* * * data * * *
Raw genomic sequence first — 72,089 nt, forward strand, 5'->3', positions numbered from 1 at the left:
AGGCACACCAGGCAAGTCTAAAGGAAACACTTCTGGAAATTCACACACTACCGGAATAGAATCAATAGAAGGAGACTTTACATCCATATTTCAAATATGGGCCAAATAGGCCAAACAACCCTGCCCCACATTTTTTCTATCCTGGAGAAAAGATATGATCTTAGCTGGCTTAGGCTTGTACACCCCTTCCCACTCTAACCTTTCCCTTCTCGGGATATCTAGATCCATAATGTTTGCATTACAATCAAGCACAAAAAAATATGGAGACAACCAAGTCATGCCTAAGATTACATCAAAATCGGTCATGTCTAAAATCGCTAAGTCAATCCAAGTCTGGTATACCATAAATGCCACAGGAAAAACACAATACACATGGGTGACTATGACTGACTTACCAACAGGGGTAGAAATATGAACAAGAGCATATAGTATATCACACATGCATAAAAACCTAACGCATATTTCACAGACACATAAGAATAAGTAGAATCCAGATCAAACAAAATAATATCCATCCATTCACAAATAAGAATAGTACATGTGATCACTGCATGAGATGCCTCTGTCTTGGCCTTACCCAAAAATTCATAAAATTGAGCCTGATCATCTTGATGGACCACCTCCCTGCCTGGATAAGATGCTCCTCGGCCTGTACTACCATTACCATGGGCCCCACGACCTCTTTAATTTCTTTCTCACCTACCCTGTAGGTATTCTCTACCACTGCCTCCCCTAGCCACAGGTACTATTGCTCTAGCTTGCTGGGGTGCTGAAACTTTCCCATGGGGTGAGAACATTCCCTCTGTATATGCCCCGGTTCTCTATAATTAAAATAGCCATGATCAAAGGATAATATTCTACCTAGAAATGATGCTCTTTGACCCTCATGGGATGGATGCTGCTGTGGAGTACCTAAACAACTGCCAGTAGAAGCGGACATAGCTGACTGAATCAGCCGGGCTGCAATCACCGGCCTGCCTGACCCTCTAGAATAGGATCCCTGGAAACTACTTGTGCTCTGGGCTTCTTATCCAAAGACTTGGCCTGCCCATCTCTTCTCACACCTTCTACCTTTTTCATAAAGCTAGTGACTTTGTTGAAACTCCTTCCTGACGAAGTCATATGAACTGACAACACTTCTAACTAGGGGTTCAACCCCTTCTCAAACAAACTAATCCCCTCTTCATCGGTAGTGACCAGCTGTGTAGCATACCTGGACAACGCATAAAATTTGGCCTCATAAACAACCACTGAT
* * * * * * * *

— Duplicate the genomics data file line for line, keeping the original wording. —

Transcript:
Raw genomic sequence first — 72,089 nt, forward strand, 5'->3', positions numbered from 1 at the left:
AGGCACACCAGGCAAGTCTAAAGGAAACACTTCTGGAAATTCACACACTACCGGAATAGAATCAATAGAAGGAGACTTTACATCCATATTTCAAATATGGGCCAAATAGGCCAAACAACCCTGCCCCACATTTTTTCTATCCTGGAGAAAAGATATGATCTTAGCTGGCTTAGGCTTGTACACCCCTTCCCACTCTAACCTTTCCCTTCTCGGGATATCTAGATCCATAATGTTTGCATTACAATCAAGCACAAAAAAATATGGAGACAACCAAGTCATGCCTAAGATTACATCAAAATCGGTCATGTCTAAAATCGCTAAGTCAATCCAAGTCTGGTATACCATAAATGCCACAGGAAAAACACAATACACATGGGTGACTATGACTGACTTACCAACAGGGGTAGAAATATGAACAAGAGCATATAGTATATCACACATGCATAAAAACCTAACGCATATTTCACAGACACATAAGAATAAGTAGAATCCAGATCAAACAAAATAATATCCATCCATTCACAAATAAGAATAGTACATGTGATCACTGCATGAGATGCCTCTGTCTTGGCCTTACCCAAAAATTCATAAAATTGAGCCTGATCATCTTGATGGACCACCTCCCTGCCTGGATAAGATGCTCCTCGGCCTGTACTACCATTACCATGGGCCCCACGACCTCTTTAATTTCTTTCTCACCTACCCTGTAGGTATTCTCTACCACTGCCTCCCCTAGCCACAGGTACTATTGCTCTAGCTTGCTGGGGTGCTGAAACTTTCCCATGGGGTGAGAACATTCCCTCTGTATATGCCCCGGTTCTCTATAATTAAAATAGCCATGATCAAAGGATAATATTCTACCTAGAAATGATGCTCTTTGACCCTCATGGGATGGATGCTGCTGTGGAGTACCTAAACAACTGCCAGTAGAAGCGGACATAGCTGACTGAATCAGCCGGGCTGCAATCACCGGCCTGCCTGACCCTCTAGAATAGGATCCCTGGAAACTACTTGTGCTCTGGGCTTCTTATCCAAAGACTTGGCCTGCCCATCTCTTCTCACACCTTCTACCTTTTTCATAAAGCTAGTGACTTTGTTGAAACTCCTTCCTGACGAAGTCATATGAACTGACAACACTTCTAACTAGGGGTTCAACCCCTTCTCAAACAAACTAATCCCCTCTTCATCGGTAGTGACCAGCTGTGTAGCATACCTGGACAACGCATAAAATTTGGCCTCATAAACAACCACTGAT